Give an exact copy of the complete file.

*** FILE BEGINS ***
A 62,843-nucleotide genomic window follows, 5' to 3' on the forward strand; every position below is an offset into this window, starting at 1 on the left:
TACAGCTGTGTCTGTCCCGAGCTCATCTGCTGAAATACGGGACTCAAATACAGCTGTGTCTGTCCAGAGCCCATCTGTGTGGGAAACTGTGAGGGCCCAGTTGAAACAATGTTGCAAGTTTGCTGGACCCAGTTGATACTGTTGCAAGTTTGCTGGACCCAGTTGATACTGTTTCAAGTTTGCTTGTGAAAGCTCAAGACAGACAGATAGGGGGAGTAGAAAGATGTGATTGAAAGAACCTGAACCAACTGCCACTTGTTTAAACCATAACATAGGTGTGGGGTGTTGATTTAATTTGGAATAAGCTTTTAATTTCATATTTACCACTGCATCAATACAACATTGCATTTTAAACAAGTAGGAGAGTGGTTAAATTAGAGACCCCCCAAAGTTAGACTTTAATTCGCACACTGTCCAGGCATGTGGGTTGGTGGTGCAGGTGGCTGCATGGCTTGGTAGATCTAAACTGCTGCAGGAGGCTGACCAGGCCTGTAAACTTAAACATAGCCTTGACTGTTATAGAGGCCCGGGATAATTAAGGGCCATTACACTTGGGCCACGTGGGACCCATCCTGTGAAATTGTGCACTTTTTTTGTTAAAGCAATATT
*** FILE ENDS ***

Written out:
A 62,843-nucleotide genomic window follows, 5' to 3' on the forward strand; every position below is an offset into this window, starting at 1 on the left:
TACAGCTGTGTCTGTCCCGAGCTCATCTGCTGAAATACGGGACTCAAATACAGCTGTGTCTGTCCAGAGCCCATCTGTGTGGGAAACTGTGAGGGCCCAGTTGAAACAATGTTGCAAGTTTGCTGGACCCAGTTGATACTGTTGCAAGTTTGCTGGACCCAGTTGATACTGTTTCAAGTTTGCTTGTGAAAGCTCAAGACAGACAGATAGGGGGAGTAGAAAGATGTGATTGAAAGAACCTGAACCAACTGCCACTTGTTTAAACCATAACATAGGTGTGGGGTGTTGATTTAATTTGGAATAAGCTTTTAATTTCATATTTACCACTGCATCAATACAACATTGCATTTTAAACAAGTAGGAGAGTGGTTAAATTAGAGACCCCCCAAAGTTAGACTTTAATTCGCACACTGTCCAGGCATGTGGGTTGGTGGTGCAGGTGGCTGCATGGCTTGGTAGATCTAAACTGCTGCAGGAGGCTGACCAGGCCTGTAAACTTAAACATAGCCTTGACTGTTATAGAGGCCCGGGATAATTAAGGGCCATTACACTTGGGCCACGTGGGACCCATCCTGTGAAATTGTGCACTTTTTTTGTTAAAGCAATATT